2010 Colorado ballot issues

'Numbers' poised to fail, but 'letters' on the brink of passing

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Boulder Weekly Staff

The message to voters leading up to the Nov. 2 election was “vote
no on the numbers and vote yes on the letters,” and that appears to be what
voters in Colorado have done.

As of press time, Amendments 60, 61, 62, 63 and Propositions
101 and 102 are headed toward sound defeat, while Amendments P, Q and R are
poised to pass with 22 percent of Colorado precincts reporting.

Amendment 60 would have nullified “de-Bruceing” measures
approved by voters for local governments across the state, thus prohibiting
them from keeping excess property taxes. It would also have established
expiration dates for future property tax increases and have allowed citizens to
vote on property tax issues anywhere they own property. The measure was losing
77 percent to 23 percent at press time.

Amendment 61 would have prohibited the state from borrowing
money and local governments from borrowing after 2010 unless voters approved
the move. It would also have put staunch limits on government borrowing and
required tax cuts following repayment of a loan. As of press time, the vote was
running 75 percent opposed and only 25 percent in favor.

Amendment 62 would have given rights to fertilized eggs,
making abortion and some forms of birth control illegal, as well as creating
obstacles to in vitro fertilization and a host of legal difficulties relating
to issues such as inheritance. As of press time, it is projected to lose by
roughly 73 percent to 27 percent.

Amendment 63 is a citizen initiative in response to
President Obama’s attempt at health care reform. It would amend the Colorado
Constitution to prevent the state of Colorado from enforcing purchases of
health care coverage under the federal Patient Protection and Affordable Care
Act (PPACA), which mandates that people buy health insurance and fines those
who don’t. Of all the amendments, it was the closest at press time, running 55
opposed to 45 percent in favor.

Proposition 101 would have reduced state income taxes,
eliminated all state and local taxes on telecommunications and reduced or
eliminated taxes and fees on automobile purchases, leases and rentals, among
other things. As of press time, it was being defeated with 70 percent opposed
and 30 percent in favor.

Proposition 102, fronted by bail bondsmen, would have prohibited
releasing defendants to pretrial release programs, except for first-time,
nonviolent misdemeanor-level suspects. By press time, it was nearing defeat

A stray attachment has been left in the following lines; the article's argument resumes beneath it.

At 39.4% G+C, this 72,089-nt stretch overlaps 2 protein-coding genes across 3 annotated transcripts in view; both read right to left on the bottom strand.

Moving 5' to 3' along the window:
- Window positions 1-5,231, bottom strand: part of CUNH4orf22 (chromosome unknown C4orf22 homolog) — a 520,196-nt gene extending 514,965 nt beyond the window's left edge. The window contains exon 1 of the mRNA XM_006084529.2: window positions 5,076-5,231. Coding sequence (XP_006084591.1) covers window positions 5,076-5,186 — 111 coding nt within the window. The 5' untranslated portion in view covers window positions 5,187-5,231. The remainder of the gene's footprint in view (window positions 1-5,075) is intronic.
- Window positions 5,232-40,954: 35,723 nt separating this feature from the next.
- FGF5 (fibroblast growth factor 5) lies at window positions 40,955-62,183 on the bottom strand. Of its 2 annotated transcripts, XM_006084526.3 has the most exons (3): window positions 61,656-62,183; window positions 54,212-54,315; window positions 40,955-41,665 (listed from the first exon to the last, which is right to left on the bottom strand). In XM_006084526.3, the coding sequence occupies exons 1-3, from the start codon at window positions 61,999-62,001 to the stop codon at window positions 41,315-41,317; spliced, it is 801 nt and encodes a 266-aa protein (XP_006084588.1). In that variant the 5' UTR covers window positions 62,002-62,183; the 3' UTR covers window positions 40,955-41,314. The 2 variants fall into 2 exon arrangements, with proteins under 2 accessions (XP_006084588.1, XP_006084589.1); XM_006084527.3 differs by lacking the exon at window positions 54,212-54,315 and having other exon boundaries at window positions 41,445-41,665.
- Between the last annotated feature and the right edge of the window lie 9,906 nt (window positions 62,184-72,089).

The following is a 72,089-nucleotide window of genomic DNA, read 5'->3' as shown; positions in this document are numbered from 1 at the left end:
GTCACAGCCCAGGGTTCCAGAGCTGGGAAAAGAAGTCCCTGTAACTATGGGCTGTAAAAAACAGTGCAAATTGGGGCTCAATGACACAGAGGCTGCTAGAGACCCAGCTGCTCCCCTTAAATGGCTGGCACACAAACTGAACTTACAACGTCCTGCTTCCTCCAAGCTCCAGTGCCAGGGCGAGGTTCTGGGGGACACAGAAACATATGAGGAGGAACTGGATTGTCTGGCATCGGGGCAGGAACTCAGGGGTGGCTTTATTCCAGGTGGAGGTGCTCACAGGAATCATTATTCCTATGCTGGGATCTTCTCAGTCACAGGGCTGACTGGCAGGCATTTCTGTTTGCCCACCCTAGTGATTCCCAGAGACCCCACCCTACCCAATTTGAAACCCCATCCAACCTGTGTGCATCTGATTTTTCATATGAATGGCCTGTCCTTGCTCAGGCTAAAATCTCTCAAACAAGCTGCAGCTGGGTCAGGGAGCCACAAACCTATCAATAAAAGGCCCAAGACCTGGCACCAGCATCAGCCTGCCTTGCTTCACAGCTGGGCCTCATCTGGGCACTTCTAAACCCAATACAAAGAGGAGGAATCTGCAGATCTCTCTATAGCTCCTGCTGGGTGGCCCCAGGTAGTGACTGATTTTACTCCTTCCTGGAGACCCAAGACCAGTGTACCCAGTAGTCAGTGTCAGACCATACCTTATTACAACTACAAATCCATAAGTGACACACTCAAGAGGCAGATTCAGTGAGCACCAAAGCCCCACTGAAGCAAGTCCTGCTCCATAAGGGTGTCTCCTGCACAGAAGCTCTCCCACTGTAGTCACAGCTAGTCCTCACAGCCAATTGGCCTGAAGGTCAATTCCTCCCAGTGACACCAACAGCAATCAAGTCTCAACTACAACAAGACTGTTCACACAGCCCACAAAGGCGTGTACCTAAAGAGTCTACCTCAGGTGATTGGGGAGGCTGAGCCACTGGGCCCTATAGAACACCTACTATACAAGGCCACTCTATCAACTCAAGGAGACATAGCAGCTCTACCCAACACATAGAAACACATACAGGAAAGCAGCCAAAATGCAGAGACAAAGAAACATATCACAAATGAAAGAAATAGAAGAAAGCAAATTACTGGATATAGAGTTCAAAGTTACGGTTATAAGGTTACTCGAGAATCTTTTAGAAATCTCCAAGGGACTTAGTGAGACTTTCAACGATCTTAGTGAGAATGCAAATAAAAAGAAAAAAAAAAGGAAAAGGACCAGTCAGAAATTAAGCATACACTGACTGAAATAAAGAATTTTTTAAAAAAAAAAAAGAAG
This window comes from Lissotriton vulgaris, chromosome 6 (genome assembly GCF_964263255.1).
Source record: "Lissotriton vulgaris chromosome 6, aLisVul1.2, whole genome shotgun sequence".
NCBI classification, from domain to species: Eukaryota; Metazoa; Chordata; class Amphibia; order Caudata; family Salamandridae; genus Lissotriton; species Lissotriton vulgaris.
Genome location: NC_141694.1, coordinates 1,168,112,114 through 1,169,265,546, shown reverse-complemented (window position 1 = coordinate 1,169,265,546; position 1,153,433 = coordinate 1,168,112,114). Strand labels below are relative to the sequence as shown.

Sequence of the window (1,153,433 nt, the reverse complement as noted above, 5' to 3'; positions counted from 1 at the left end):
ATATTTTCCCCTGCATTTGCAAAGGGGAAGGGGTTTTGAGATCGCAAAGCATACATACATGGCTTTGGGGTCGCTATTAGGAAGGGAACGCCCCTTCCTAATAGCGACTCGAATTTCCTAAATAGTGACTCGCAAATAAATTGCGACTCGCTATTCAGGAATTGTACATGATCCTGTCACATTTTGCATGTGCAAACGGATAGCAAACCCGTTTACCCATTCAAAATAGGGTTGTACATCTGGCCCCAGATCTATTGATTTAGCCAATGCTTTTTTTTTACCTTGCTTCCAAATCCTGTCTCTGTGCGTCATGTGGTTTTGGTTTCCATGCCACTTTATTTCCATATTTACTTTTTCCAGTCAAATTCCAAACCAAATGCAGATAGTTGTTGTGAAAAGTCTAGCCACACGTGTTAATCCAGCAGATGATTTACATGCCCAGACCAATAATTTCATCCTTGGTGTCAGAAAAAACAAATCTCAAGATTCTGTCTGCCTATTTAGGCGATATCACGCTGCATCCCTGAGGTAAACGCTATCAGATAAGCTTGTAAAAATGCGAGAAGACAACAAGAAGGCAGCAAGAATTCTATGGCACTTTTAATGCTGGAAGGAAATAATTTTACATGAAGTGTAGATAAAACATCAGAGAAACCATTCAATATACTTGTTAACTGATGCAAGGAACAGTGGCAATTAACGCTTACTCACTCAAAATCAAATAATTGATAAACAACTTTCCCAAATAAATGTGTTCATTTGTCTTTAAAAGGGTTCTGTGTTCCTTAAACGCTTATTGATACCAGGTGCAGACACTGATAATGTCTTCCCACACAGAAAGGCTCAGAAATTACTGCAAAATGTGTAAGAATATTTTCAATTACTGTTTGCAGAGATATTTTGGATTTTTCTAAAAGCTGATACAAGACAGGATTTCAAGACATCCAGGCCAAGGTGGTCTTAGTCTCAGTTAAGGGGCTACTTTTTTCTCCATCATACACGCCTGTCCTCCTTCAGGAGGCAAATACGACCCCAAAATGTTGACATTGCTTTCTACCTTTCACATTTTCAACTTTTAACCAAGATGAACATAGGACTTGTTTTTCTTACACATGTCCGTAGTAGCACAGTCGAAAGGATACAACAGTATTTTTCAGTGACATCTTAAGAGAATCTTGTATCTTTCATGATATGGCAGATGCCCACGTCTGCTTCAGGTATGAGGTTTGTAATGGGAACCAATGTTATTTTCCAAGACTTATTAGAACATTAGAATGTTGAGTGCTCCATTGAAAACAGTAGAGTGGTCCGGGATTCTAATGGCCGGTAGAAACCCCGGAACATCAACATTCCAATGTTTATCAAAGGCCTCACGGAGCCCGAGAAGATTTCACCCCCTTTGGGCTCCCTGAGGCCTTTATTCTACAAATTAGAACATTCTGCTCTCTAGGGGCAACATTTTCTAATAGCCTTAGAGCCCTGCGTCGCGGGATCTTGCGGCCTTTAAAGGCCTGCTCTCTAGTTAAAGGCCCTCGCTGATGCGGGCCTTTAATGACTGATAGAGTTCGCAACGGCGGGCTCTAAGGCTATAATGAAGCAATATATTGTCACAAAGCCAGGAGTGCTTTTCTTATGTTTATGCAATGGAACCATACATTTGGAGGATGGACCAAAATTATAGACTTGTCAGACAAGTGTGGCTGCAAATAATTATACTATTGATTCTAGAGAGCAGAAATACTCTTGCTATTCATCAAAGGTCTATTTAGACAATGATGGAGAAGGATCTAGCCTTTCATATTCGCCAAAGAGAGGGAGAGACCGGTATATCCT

with 63 percent in favor and 37 percent opposed.

Amendment P would transfer licensing authority for games of
chance, such as bingo or raffles, from the Department of State to the
Department of Revenue. Also, it would allow the Legislature to change rules
regarding the overseeing department and to change a requirement that a gaming
organization must operate as a dues-paying organization for five years to
qualify for a license. As of press time, the vote was split with 61 percent in
favor and 39 percent opposed.

Amendment Q would make it constitutional for the state to temporarily
move its seat of government from Denver in case of an emergency, such as a
natural disaster or an act of terrorism. Currently, there are statutes and
rules that would allow the Legislature to meet elsewhere, but nothing in the
Constitution. As of press time, the vote was running 55 percent in favor, with
45 percent opposed.

Amendment R would amend the Colorado Constitution to exempt
individuals or businesses operating on government-owned property (possessory
interests) from paying property taxes if the value of the real property used is
less than $6,000. It was poised to pass, with 62 percent in favor and 38
percent opposed.

As of 9:30 p.m. according to Fox News:

A – AMENDMENT 60791 of 3,246
precincts reporting (24%)

No

656,186

77%

Yes

201,180

23%

A – AMENDMENT
61
781 of 3,246 precincts reporting (24%)

No

627,901

74%

Yes

215,090

26%

A – AMENDMENT
62
780 of 3,246 precincts reporting (24%)

No

600,849

73%

Yes

227,119

27%

A – AMENDMENT
63
755 of 3,246 precincts reporting (23%)

No

451,259

55%

Yes

367,300

45%

A – PROPOSITION
101
755 of 3,246 precincts reporting (23%)

No

581,796

69%

Yes

255,515

31%

A – PROPOSITION
102
670 of 3,246 precincts reporting (21%)

No

368,267

63%

Yes

213,344

37%

AMENDMENT P796 of 3,246
precincts reporting (25%)

No

490,365

61%

Yes

310,701

39%

AMENDMENT Q796 of 3,246
precincts reporting (25%)

Yes

422,022

55%

No

338,488

45%

AMENDMENT R791 of 3,246
precincts reporting (24%)

No

494,232

62%

Yes

298,493

38%